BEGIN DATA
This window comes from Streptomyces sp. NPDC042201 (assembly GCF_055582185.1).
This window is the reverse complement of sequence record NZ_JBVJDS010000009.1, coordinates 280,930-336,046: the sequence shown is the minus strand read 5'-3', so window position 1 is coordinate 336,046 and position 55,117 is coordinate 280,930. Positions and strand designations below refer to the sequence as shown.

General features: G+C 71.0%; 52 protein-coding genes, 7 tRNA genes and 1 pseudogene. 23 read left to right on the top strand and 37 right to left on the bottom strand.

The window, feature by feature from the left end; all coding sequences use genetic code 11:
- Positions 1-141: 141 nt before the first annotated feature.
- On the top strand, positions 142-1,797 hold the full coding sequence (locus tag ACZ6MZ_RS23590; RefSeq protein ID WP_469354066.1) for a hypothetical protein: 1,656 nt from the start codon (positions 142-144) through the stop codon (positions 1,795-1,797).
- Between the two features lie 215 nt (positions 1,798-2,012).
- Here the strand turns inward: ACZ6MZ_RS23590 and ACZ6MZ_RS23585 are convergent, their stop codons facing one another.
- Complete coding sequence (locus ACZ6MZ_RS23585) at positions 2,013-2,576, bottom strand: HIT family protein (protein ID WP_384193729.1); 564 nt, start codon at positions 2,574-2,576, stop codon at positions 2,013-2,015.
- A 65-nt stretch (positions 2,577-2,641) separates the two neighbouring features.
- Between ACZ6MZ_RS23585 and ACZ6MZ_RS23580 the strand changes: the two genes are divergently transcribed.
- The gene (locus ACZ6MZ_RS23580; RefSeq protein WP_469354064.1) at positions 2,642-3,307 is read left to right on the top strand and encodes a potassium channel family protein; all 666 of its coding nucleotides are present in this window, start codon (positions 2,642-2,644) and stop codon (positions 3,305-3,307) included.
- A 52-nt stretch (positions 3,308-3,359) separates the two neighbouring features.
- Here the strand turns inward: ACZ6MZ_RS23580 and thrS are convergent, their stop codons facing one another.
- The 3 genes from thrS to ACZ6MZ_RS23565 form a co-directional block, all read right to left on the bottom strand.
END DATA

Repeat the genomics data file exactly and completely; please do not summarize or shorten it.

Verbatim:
This window comes from Streptomyces sp. NPDC042201 (assembly GCF_055582185.1).
This window is the reverse complement of sequence record NZ_JBVJDS010000009.1, coordinates 280,930-336,046: the sequence shown is the minus strand read 5'-3', so window position 1 is coordinate 336,046 and position 55,117 is coordinate 280,930. Positions and strand designations below refer to the sequence as shown.

General features: G+C 71.0%; 52 protein-coding genes, 7 tRNA genes and 1 pseudogene. 23 read left to right on the top strand and 37 right to left on the bottom strand.

The window, feature by feature from the left end; all coding sequences use genetic code 11:
- Positions 1-141: 141 nt before the first annotated feature.
- On the top strand, positions 142-1,797 hold the full coding sequence (locus tag ACZ6MZ_RS23590; RefSeq protein ID WP_469354066.1) for a hypothetical protein: 1,656 nt from the start codon (positions 142-144) through the stop codon (positions 1,795-1,797).
- Between the two features lie 215 nt (positions 1,798-2,012).
- Here the strand turns inward: ACZ6MZ_RS23590 and ACZ6MZ_RS23585 are convergent, their stop codons facing one another.
- Complete coding sequence (locus ACZ6MZ_RS23585) at positions 2,013-2,576, bottom strand: HIT family protein (protein ID WP_384193729.1); 564 nt, start codon at positions 2,574-2,576, stop codon at positions 2,013-2,015.
- A 65-nt stretch (positions 2,577-2,641) separates the two neighbouring features.
- Between ACZ6MZ_RS23585 and ACZ6MZ_RS23580 the strand changes: the two genes are divergently transcribed.
- The gene (locus ACZ6MZ_RS23580; RefSeq protein WP_469354064.1) at positions 2,642-3,307 is read left to right on the top strand and encodes a potassium channel family protein; all 666 of its coding nucleotides are present in this window, start codon (positions 2,642-2,644) and stop codon (positions 3,305-3,307) included.
- A 52-nt stretch (positions 3,308-3,359) separates the two neighbouring features.
- Here the strand turns inward: ACZ6MZ_RS23580 and thrS are convergent, their stop codons facing one another.
- The 3 genes from thrS to ACZ6MZ_RS23565 form a co-directional block, all read right to left on the bottom strand.